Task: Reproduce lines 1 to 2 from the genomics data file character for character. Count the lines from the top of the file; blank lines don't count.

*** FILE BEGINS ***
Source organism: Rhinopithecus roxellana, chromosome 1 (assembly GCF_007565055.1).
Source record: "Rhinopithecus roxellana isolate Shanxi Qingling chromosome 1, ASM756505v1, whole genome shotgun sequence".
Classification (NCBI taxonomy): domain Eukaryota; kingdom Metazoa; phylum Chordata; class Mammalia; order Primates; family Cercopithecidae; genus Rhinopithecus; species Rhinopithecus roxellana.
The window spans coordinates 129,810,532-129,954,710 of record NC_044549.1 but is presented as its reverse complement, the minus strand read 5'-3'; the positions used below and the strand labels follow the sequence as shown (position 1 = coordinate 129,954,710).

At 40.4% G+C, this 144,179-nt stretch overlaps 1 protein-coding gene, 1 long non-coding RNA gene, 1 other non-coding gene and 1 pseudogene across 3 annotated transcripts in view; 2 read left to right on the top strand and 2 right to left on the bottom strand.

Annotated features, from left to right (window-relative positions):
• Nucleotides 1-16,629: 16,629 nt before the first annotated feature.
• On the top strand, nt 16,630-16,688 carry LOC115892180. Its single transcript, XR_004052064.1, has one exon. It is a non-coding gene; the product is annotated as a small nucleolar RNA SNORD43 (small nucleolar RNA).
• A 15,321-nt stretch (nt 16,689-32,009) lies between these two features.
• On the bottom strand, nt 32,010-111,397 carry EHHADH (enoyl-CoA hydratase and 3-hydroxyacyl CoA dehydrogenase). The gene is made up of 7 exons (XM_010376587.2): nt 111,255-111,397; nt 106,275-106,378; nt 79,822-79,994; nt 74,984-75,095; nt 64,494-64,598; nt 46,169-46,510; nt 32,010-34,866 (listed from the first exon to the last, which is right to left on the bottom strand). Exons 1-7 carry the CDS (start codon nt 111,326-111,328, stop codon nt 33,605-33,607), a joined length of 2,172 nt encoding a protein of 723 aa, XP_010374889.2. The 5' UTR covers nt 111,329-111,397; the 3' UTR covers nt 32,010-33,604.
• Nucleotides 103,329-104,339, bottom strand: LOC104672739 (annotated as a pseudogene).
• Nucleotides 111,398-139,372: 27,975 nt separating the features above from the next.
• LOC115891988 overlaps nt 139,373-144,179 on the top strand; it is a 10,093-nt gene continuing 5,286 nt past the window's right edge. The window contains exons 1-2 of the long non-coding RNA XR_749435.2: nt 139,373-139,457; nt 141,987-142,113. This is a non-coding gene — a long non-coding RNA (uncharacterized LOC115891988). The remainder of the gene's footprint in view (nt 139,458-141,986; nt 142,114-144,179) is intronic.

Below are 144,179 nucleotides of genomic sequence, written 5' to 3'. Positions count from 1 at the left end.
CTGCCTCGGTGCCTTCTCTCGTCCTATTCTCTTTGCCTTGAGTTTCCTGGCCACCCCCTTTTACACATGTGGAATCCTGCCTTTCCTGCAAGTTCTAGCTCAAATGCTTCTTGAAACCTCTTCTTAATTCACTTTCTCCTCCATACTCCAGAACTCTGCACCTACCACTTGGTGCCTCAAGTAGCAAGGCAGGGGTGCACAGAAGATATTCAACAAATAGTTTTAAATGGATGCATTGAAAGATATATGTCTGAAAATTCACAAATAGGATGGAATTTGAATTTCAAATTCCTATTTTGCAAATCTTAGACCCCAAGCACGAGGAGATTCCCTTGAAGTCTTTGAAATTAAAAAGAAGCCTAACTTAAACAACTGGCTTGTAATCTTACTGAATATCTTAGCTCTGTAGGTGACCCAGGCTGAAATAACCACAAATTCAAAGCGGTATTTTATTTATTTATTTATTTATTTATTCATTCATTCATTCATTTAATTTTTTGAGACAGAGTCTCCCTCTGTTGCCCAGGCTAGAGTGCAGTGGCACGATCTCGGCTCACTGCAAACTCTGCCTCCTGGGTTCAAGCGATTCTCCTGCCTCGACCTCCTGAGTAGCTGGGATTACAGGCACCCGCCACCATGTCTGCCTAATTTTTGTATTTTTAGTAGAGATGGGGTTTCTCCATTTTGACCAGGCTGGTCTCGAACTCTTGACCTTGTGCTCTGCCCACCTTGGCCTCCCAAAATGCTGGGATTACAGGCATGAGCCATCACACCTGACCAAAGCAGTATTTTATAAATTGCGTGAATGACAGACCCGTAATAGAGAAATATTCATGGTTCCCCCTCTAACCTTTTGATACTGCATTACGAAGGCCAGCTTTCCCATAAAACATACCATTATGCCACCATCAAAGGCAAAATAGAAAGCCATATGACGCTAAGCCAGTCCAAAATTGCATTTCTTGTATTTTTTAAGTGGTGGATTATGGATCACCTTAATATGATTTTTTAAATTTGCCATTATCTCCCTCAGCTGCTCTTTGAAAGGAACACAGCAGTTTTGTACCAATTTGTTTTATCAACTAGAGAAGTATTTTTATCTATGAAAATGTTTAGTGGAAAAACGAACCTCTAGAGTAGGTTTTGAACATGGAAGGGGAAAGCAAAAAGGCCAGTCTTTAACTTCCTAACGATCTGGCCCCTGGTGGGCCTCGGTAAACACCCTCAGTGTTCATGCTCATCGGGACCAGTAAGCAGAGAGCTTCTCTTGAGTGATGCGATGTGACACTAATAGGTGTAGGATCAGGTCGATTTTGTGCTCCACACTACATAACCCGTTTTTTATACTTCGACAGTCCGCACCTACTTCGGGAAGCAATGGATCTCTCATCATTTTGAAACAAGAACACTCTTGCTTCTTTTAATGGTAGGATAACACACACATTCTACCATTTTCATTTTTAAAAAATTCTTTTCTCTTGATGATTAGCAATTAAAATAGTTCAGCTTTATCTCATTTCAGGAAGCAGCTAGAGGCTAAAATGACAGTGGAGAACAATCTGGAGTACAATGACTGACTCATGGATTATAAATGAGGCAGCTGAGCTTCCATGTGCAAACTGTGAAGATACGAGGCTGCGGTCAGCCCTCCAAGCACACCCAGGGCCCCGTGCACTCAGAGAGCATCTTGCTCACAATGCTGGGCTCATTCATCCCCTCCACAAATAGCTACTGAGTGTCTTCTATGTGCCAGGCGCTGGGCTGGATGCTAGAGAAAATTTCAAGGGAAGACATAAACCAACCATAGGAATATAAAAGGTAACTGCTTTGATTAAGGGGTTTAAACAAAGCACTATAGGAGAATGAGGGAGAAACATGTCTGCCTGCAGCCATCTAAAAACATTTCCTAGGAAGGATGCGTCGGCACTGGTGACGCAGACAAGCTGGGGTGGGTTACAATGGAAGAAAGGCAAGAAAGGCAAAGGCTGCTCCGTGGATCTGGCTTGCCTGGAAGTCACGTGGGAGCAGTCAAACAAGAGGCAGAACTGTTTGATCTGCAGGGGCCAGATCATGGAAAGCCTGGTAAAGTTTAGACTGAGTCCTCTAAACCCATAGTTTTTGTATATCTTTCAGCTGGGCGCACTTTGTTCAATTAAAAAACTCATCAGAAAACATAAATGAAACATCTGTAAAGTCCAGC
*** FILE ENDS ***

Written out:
Source organism: Rhinopithecus roxellana, chromosome 1 (assembly GCF_007565055.1).
Source record: "Rhinopithecus roxellana isolate Shanxi Qingling chromosome 1, ASM756505v1, whole genome shotgun sequence".